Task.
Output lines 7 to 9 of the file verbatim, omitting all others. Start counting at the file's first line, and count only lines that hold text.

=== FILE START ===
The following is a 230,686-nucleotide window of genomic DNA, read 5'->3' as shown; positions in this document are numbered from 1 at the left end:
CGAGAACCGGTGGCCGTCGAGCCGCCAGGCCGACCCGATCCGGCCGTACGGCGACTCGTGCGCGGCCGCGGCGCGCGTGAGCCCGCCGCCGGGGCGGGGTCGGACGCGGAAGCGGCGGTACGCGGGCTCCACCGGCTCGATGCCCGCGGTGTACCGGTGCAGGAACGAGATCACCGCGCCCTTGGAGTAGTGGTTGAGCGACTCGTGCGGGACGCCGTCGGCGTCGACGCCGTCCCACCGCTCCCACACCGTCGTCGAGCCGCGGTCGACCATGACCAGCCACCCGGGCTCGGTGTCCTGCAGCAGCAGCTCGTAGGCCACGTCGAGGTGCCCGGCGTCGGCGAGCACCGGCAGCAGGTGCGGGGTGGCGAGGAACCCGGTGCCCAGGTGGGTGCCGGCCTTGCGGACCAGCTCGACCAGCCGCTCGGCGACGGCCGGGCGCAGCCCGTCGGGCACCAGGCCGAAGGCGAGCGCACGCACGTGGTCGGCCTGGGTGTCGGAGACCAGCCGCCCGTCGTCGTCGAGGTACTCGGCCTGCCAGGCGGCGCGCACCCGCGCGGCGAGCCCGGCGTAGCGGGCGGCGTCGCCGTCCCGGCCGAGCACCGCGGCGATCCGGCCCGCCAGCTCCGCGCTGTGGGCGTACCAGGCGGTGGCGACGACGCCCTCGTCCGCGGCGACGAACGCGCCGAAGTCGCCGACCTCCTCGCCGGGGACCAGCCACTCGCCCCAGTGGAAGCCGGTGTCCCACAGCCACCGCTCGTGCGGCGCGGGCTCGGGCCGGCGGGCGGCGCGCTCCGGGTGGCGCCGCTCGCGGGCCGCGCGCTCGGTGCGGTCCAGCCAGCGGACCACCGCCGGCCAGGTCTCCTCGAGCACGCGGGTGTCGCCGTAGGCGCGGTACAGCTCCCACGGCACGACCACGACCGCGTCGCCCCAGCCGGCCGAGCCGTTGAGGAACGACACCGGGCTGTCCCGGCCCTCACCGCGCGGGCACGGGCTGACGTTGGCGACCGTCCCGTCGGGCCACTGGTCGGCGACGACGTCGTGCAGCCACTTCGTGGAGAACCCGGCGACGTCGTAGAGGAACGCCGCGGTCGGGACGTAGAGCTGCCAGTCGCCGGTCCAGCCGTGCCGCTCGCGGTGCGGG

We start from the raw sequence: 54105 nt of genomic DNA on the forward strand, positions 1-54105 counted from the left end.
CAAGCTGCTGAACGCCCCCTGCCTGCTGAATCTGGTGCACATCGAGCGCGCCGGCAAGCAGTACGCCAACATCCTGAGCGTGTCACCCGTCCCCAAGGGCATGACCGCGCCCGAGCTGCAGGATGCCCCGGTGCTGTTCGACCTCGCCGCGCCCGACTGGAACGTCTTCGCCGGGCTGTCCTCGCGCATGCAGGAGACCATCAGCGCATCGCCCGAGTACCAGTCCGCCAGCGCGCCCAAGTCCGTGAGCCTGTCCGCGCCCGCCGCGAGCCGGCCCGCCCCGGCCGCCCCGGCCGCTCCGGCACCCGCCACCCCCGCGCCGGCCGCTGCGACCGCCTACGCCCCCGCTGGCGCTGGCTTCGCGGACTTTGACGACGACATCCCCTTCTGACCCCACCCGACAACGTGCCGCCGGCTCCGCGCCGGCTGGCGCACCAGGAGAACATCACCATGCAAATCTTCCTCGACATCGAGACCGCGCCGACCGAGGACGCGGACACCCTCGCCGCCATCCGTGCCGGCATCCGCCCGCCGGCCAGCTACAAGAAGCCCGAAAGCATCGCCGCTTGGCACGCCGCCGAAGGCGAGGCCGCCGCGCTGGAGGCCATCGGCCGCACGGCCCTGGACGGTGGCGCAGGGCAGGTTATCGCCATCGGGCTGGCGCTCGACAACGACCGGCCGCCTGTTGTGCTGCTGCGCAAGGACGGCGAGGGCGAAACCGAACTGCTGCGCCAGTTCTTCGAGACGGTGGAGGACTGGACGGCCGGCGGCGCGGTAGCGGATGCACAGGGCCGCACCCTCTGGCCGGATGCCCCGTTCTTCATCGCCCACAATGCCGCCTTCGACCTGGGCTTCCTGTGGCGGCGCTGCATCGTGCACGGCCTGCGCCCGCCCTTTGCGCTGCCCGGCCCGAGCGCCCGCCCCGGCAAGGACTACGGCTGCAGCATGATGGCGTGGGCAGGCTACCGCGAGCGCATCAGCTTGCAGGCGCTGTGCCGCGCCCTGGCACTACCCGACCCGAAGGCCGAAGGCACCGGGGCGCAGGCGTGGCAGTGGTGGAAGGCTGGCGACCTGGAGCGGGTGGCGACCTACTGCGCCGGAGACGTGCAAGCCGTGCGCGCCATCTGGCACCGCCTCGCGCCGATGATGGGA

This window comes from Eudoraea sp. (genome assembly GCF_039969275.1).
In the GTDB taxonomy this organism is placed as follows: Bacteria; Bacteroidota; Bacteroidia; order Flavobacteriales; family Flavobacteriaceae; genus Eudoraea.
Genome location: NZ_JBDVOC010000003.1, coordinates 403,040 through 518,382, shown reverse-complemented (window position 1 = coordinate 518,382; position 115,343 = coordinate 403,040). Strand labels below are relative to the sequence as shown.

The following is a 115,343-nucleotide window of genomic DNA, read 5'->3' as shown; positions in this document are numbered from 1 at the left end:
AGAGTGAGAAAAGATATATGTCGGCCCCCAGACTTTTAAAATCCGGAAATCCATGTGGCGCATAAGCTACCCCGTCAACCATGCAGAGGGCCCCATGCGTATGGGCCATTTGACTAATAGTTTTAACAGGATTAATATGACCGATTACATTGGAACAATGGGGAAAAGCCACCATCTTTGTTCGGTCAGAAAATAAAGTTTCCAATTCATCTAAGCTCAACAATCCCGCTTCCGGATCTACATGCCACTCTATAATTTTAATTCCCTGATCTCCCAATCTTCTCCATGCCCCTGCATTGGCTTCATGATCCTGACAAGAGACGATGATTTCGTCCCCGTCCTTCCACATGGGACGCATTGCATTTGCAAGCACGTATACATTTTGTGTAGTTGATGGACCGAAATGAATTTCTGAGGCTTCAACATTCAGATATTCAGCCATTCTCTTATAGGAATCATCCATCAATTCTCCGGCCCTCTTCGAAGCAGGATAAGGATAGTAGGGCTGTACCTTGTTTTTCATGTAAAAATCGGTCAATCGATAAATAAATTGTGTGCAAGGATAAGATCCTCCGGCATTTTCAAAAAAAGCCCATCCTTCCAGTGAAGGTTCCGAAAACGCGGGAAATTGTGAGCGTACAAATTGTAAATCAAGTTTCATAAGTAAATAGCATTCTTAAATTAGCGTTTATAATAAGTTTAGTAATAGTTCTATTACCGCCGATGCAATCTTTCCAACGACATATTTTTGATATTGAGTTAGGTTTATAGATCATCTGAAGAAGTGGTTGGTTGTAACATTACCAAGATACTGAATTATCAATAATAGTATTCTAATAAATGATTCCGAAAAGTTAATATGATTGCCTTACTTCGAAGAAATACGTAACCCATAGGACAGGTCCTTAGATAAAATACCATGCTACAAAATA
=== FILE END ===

Genome location: NZ_JBDVOC010000003.1, coordinates 403,040 through 518,382, shown reverse-complemented (window position 1 = coordinate 518,382; position 115,343 = coordinate 403,040). Strand labels below are relative to the sequence as shown.

The following is a 115,343-nucleotide window of genomic DNA, read 5'->3' as shown; positions in this document are numbered from 1 at the left end:
AGAGTGAGAAAAGATATATGTCGGCCCCCAGACTTTTAAAATCCGGAAATCCATGTGGCGCATAAGCTACCCCGTCAACCATGCAGAGGGCCCCATGCGTATGGGCCATTTGACTAATAGTTTTAACAGGATTAATATGACCGATTACATTGGAACAATGGGGAAAAGCCACCATCTTTGTTCGGTCAGAAAATAAAGTTTCCAATTCATCTAAGCTCAACAATCCCGCTTCCGGATCTACATGCCACTCTATAATTTTAATTCCCTGATCTCCCAATCTTCTCCATGCCCCTGCATTGGCTTCATGATCCTGACAAGAGACGATGATTTCGTCCCCGTCCTTCCACATGGGACGCATTGCATTTGCAAGCACGTATACATTTTGTGTAGTTGATGGACCGAAATGAATTTCTGAGGCTTCAACATTCAGATATTCAGCCATTCTCTTATAGGAATCATCCATCAATTCTCCGGCCCTCTTCGAAGCAGGATAAGGATAGTAGGGCTGTACCTTGTTTTTCATGTAAAAATCGGTCAATCGATAAATAAATTGTGTGCAAGGATAAGATCCTCCGGCATTTTCAAAAAAAGCCCATCCTTCCAGTGAAGGTTCCGAAAACGCGGGAAATTGTGAGCGTACAAATTGTAAATCAAGTTTCATAAGTAAATAGCATTCTTAAATTAGCGTTTATAATAAGTTTAGTAATAGTTCTATTACCGCCGATGCAATCTTTCCAACGACATATTTTTGATATTGAGTTAGGTTTATAGATCATCTGAAGAAGTGGTTGGTTGTAACATTACCAAGATACTGAATTATCAATAATAGTATTCTAATAAATGATTCCGAAAAGTTAATATGATTGCCTTACTTCGAAGAAATACGTAACCCATAGGACAGGTCCTTAGATAAAATACCATGCTACAAAATA